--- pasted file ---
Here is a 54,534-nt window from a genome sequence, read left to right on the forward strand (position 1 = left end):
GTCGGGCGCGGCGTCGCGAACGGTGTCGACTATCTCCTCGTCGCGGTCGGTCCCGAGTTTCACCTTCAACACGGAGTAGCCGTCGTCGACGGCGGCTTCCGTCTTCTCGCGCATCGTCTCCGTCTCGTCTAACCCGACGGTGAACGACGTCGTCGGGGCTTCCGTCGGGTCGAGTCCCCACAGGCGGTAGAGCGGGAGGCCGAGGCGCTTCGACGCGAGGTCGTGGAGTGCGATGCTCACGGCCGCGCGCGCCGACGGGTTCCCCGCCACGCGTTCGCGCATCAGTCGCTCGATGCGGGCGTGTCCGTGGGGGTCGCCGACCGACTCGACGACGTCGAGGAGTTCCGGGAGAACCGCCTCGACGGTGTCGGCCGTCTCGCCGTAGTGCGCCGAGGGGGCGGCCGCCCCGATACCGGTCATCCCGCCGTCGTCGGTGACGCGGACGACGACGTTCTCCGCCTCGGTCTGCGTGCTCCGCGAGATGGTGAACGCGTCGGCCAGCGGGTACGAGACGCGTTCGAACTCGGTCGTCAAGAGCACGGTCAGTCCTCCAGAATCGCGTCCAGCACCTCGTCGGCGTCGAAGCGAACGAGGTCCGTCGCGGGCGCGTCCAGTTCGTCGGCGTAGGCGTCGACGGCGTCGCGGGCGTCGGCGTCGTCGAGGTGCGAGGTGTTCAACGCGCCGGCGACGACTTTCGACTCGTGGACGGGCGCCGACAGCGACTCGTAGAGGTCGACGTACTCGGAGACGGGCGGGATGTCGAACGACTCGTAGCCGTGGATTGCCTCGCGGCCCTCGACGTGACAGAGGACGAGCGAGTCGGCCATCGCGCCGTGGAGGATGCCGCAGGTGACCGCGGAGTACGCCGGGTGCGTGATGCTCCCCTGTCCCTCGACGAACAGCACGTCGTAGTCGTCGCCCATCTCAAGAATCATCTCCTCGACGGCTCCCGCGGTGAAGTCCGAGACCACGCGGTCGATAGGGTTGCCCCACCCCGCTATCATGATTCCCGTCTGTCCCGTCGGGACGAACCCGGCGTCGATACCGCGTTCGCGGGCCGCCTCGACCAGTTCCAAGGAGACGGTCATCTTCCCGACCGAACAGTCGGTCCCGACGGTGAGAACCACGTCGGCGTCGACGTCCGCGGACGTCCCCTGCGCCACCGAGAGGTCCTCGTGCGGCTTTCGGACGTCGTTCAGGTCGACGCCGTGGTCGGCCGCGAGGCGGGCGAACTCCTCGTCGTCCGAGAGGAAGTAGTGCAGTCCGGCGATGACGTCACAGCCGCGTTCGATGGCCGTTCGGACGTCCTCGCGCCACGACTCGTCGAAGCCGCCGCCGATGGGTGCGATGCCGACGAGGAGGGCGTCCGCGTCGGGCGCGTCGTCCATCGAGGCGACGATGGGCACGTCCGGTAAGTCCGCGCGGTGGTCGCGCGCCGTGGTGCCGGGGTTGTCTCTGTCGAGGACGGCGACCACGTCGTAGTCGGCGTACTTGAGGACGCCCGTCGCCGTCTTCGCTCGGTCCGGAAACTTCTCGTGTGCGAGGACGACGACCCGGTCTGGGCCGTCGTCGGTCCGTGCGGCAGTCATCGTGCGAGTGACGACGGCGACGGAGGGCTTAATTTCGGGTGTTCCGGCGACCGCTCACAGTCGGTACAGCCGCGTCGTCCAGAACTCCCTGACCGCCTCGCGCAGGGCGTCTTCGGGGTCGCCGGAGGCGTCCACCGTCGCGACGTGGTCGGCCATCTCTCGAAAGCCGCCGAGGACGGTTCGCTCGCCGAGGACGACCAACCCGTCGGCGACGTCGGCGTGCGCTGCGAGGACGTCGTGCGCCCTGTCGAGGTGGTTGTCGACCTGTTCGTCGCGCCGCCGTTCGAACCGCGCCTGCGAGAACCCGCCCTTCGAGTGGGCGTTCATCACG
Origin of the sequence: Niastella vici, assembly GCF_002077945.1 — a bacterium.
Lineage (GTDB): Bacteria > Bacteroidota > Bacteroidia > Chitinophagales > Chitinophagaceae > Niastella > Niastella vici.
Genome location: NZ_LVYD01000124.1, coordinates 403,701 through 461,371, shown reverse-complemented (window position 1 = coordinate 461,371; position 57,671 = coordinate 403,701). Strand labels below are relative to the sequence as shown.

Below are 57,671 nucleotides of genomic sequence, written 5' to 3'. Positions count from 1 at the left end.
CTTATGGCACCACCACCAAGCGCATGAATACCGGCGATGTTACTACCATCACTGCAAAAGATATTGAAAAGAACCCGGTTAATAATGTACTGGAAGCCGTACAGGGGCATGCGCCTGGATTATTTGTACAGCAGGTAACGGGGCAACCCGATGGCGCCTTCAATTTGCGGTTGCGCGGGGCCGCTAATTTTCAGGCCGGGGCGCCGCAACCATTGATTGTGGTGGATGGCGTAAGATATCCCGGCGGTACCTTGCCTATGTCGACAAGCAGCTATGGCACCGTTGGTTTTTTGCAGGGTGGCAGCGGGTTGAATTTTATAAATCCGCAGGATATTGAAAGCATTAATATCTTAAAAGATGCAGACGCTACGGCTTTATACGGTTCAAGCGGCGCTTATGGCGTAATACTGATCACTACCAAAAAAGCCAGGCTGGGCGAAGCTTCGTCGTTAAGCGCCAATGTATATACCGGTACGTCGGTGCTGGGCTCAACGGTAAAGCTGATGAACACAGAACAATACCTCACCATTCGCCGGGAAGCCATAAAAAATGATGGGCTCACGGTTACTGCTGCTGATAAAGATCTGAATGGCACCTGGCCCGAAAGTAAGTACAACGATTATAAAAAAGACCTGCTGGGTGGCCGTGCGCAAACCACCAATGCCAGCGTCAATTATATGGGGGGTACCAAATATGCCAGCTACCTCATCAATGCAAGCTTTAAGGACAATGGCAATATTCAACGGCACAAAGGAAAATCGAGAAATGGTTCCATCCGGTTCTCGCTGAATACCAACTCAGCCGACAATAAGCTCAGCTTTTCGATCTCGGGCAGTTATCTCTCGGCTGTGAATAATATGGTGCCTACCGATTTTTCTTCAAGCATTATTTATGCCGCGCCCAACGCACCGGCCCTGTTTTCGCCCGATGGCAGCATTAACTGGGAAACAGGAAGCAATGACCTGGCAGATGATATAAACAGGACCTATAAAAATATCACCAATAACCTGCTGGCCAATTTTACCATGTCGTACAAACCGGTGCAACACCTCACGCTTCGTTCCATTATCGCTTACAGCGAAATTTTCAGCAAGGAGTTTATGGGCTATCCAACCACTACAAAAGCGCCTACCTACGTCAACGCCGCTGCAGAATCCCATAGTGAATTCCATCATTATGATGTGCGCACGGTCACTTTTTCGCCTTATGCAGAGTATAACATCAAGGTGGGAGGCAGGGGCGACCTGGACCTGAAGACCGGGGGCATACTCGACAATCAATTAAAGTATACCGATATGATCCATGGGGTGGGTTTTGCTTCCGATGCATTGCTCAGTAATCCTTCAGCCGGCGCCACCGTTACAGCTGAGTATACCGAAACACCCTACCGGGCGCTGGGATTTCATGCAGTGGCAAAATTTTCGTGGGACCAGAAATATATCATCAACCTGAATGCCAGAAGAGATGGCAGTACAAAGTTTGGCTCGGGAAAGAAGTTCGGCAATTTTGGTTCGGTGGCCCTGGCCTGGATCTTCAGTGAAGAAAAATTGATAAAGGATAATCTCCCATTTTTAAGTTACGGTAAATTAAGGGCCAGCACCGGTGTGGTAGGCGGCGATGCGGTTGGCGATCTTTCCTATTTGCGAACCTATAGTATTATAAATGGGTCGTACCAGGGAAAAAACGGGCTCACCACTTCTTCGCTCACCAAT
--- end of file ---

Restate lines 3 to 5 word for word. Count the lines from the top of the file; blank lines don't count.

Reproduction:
Origin of the sequence: Niastella vici, assembly GCF_002077945.1 — a bacterium.
Lineage (GTDB): Bacteria > Bacteroidota > Bacteroidia > Chitinophagales > Chitinophagaceae > Niastella > Niastella vici.
Genome location: NZ_LVYD01000124.1, coordinates 403,701 through 461,371, shown reverse-complemented (window position 1 = coordinate 461,371; position 57,671 = coordinate 403,701). Strand labels below are relative to the sequence as shown.